Ted Bililies, Ph.D.
Managing Director, New York
NEW YORK (March 31, 2021) – With the pandemic, racial injustice, and extreme environmental events accelerating disruption in 2020, PE investors and portfolio company (portco) executives have had to rethink many aspects of how they run their firms. While the importance of people and their impact on private equity strategy and returns has been growing over the past few years, both PE investors and portco respondents in AlixPartners Sixth Annual Private Equity Leadership Survey agreed that human capital was the top priority for generating value in times of disruption.
“In this year’s survey findings, we see that leading through disruption has accelerated the importance of human capital in creating value. That’s not surprising because how a company leads and manages its talent can not only make or break its ability to survive crises but also determine whether it will thrive in the aftermath,” said Ted Bililies, Ph.D., founder and global leader of the Transformative Leadership practice at AlixPartners. “There are clear signs of the acknowledgment of human capital’s vital role in private equity success. One of the fastest-growing jobs in PE firms isn’t deal partner, it’s human capital partner—a role often filled by former CHROs and organizational development and talent management experts.”
When asked which stakeholder group has increased most in priority because of the disruptions of 2020, 79% of PE leaders and 67% of portco executives named employees. In addition, more than half of PE respondents said that the importance of human capital due diligence has increased during this time of disruption—more than commercial and operational due diligence.
Questions about ESG as a priority elicited mixed responses. On the one hand, a weighted average 36.5% of both respondent groups reported that ESG factors are “not at all” or only “slightly” important in selecting and crafting investment theses. On the other hand, 56% of the PE investors acknowledge a greater interest in companies that embrace ESG standards. This suggests slower than expected emerging support for ESG initiatives, alongside a lack of clarity of the range and meaning of these initiatives.
When asked how PE investors could influence social justice issues during the remainder of 2020 and throughout 2021, a surprising 67% of the PE leaders and 50% of the portco CXOs declined to answer. This limited response rate could be explained in several ways—including a lack of endorsement of ESG and a lack of substantive directional focus on ESG from investors.
Despite recent disruptions such as climate change and systemic racism, the majority of PE (60%) and portco (85%) respondents reported that they are not revisiting their firms’ purpose as a result of these events. Specifically, aside from paying taxes, PE respondents cited providing opportunities for underrepresented groups as the second-most-important activity that firms perform for society.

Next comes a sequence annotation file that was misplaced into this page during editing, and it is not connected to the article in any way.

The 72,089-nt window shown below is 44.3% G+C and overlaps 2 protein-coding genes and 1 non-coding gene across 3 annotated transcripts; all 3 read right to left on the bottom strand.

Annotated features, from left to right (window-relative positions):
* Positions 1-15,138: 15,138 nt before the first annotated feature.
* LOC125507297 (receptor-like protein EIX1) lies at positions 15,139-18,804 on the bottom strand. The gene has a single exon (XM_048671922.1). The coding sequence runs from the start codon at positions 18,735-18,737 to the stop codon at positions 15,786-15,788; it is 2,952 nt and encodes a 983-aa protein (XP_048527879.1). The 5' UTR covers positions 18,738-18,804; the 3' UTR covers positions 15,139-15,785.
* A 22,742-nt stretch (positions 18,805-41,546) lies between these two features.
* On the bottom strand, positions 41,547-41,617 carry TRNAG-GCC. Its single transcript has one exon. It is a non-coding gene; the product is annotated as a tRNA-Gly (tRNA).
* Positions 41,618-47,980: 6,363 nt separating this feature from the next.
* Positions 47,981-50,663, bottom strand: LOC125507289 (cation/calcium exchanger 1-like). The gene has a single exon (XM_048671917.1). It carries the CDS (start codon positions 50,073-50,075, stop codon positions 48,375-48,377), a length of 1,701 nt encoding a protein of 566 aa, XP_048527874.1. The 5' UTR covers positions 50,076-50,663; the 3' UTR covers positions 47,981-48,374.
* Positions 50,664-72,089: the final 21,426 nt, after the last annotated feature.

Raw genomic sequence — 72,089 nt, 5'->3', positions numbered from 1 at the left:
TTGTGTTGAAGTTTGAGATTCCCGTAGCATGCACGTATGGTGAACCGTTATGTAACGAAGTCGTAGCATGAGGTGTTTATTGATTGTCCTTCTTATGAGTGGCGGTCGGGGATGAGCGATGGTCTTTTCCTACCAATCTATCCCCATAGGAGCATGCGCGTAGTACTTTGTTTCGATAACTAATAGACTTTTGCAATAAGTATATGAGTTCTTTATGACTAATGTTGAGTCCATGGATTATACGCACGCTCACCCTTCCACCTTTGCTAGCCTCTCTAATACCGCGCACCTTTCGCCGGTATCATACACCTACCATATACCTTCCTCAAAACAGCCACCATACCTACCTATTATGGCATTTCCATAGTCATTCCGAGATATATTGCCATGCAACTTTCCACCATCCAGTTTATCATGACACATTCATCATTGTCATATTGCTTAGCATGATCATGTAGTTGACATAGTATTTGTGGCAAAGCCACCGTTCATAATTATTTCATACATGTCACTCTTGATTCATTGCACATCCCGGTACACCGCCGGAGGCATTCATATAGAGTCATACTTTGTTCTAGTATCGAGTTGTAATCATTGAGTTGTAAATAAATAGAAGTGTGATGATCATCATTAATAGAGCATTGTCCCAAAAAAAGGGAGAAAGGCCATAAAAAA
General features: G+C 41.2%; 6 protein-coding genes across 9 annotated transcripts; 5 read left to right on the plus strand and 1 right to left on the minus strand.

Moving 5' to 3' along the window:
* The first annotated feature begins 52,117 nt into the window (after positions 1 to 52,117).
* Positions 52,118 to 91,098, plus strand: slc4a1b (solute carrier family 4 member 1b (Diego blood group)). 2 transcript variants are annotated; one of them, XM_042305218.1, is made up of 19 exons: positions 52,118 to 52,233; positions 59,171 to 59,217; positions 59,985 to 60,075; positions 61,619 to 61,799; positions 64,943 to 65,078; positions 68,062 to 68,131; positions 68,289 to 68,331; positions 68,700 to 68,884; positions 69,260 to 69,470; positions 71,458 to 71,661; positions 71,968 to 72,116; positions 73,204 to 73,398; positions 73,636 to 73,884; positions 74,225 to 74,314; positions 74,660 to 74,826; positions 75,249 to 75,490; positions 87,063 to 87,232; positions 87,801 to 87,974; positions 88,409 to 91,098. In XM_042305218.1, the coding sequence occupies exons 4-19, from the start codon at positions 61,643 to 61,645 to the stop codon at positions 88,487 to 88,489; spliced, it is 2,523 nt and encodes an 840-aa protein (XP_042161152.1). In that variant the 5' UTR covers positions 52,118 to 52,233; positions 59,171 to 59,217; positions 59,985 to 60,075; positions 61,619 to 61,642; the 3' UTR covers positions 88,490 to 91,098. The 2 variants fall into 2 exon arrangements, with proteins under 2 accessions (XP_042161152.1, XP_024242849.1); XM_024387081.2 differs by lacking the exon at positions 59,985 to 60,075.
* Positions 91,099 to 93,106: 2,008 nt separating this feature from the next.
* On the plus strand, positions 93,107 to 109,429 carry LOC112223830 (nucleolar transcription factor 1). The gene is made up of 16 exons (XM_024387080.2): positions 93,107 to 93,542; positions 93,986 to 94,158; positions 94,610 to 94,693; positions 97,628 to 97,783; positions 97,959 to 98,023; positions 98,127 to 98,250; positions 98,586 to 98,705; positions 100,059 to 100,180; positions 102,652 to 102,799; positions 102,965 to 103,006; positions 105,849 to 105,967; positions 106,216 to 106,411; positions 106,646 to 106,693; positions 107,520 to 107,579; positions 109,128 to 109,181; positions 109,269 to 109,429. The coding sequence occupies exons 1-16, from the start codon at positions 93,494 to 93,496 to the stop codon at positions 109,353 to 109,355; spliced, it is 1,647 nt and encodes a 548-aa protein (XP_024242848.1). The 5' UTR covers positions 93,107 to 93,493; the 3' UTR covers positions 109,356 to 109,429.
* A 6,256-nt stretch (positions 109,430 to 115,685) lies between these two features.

“Instead of treating stakeholder capitalism as a PR talking point, investors and portcos must integrate that stakeholder capitalism into the PE ecosystem,” Dr. Bililies said. “For investors, simply weeding out companies that engage in certain activities to shape their portfolios will no longer cut it. Nor will merely issuing sustainability reports every year. PE firms, like any other investor group, are competing for capital, and ESG funds count among the fastest-growing types of investment. To attract that capital, PE firms must clearly articulate their ESG strategies and explain how these strategies influence their investment-decision-making process.”
During disruptive times, PE and portco leaders must balance attending to urgent matters while also ensuring that longer-term objectives are met. Both respondent groups agree that transformative leaders should concentrate most on strategic prioritization, followed closely by stepping up their communication and transparency.
Dr. Bililies summed up, “In moments of crisis, employees, shareholders, boards, and other external stakeholders look to leadership to make difficult decisions, clarify priorities, set expectations, and transparently communicate a path forward. Making wise strategic and organizational decisions with integrity and transparency can be challenging in the best of times. Given the need to master new leadership capabilities while also managing heightened levels of complexity in their roles, it’s clear that many portco execs must alter their leadership styles. Such alteration did take place in 2020—not only among company executives but also among PE leaders.”
The AlixPartners Sixth Annual Private Equity Survey, conducted in conjunction with Vardis, the global private equity executive search firm, was administered October through December 2020. There were 122 total respondents comprised of 61 managing directors and operating partners from PE firms and 61 senior executives (primarily CEOs and CFOs) from portfolio companies. The largest share of portco respondents were with companies with annual revenues of $100 million to $500 million. The majority of PE firm respondents reported their firms’ assets under management were less than $5 billion.
AlixPartners is a results-driven global consulting firm that specializes in helping businesses successfully address their most complex and critical challenges. Our clients include companies, corporate boards, law firms, investment banks, private equity firms, and others. Founded in 1981, AlixPartners is headquartered in New York and has offices in more than 20 cities around the world.
Media Relations, New York